World War 2 Stories for Sheffield

                         Frank Roberts 

A Voice From The Past

By Actiondesk Sheffield

People in story: Frank Roberts
Location of story: Sheffield and Holland
Unit name: B Squadron 1st Troop 15th/19th Royal Hussars BLA
Background to story: Army

 

 A Voice From The Past

Frank, at 18 years old, having been trained at Catterick Camp, was sent as part of the reinforcements to join his regiment of tanks just after ā€˜Dā€™ day. They went across the channel, then by train and while on the train he saw the remains of the gliders at Pegusus Bridge. He joined his regiment just in time for the Ardennes offensive, and after that he was given leave and sent to Holland for three days. Whilst there he stayed a night with a family who had a 16 year old girl who spoke and wrote English very well, and later he stayed a second night with the family. He never saw them again. He ended the war when he was shell shocked and went to a British Field hospital in Belgium. He was sent to a POW camp, no. 2232 guarding Germans as an easier ending to his war. He never heard from the Dutch family again and was demobbed in 1947. Many years later when his mother died, his sister was going through her effects and found a letter in a biscuit tin. It was from the Dutch girl asking if he was still alive, and for his address. He is sad no one wrote to them and wonders if they are still alive.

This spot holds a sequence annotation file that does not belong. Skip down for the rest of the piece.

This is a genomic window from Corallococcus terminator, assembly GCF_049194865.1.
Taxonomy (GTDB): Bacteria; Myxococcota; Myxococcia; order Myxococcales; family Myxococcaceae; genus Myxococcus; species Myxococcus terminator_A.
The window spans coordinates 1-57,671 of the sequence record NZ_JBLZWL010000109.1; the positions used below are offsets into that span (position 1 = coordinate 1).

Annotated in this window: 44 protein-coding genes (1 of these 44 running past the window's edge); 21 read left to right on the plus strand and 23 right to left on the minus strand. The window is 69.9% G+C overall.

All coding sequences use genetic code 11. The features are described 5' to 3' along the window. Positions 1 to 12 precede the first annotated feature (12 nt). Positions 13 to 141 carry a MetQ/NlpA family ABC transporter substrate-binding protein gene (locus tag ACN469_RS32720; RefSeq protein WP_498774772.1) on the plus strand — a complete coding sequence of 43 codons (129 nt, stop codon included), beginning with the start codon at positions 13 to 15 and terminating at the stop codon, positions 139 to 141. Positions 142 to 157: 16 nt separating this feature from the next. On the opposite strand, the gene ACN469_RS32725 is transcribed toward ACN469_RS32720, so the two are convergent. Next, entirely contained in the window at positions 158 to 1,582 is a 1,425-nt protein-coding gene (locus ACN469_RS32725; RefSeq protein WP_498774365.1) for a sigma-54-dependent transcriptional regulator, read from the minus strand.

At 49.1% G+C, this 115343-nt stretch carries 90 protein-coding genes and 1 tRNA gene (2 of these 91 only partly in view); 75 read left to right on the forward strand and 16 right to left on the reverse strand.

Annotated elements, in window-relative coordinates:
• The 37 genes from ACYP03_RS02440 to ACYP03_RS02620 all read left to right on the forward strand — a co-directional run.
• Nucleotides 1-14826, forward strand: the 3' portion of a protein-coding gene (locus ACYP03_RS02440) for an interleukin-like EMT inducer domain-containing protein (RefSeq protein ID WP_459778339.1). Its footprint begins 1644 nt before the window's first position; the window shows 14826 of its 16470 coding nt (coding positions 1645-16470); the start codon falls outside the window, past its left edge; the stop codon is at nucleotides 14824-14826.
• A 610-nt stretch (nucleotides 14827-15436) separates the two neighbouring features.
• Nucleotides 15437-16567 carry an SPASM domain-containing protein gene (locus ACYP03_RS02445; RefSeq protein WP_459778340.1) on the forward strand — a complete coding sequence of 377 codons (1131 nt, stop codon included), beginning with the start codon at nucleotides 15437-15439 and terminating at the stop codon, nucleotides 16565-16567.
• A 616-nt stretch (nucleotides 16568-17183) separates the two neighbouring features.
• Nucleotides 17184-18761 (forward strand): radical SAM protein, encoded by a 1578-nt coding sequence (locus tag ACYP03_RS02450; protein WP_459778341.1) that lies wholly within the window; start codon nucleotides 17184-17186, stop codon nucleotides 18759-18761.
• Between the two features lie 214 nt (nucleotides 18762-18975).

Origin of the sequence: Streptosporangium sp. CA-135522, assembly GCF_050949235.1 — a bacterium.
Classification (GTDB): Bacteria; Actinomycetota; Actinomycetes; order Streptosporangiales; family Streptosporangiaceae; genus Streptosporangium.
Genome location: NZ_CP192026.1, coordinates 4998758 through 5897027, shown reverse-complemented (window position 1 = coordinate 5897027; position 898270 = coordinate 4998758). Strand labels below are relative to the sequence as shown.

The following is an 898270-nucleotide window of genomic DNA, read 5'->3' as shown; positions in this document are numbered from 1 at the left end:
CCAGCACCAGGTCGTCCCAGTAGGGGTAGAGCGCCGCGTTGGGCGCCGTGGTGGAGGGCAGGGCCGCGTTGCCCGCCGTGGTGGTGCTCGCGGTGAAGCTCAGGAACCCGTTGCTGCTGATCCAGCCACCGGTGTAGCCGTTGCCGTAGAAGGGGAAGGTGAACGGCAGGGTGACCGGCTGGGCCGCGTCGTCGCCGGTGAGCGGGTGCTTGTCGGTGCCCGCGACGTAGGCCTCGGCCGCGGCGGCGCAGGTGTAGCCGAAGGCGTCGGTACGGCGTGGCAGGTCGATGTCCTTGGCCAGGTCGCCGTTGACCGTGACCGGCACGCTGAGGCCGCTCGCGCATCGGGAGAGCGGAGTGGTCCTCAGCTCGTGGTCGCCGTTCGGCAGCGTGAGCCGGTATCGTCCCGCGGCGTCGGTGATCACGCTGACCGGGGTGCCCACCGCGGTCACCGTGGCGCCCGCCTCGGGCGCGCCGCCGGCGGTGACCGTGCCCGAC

The letter from the 16 year old Dutch girl:

Jo Janssen
Kr. Steenweg 28
Helmond
Noord Brabant
Nederland

25 - 8 - '45

Dear Mrs. Roberts

You probably don't know who I am, but I am the girl of the family in Holland, where your son came last November. My name is Jo, I am sixteen years old, and have still a father, mother, a sister of twelve and a brother of one and a half years old.

Frank left his address here and that's why mother asked me to write to you, because we never heard anything of Frank since he left Helmond. We should like to know if he is still alive. So we hope you will write back, if it is not too much trouble to you.

He has been in the house just twice. When he came the first night, he had to go to the frontline the next morning. Some while after that, he was again in the town for three days. The first night, he came but the next day he was on guard. We did not see him back. I think he has forgotten us. Will you send us his army address, then we can write to him?

I close now, for it is getting late. Many regards from all at home, but mostly from me.

Jo.


Pr-BR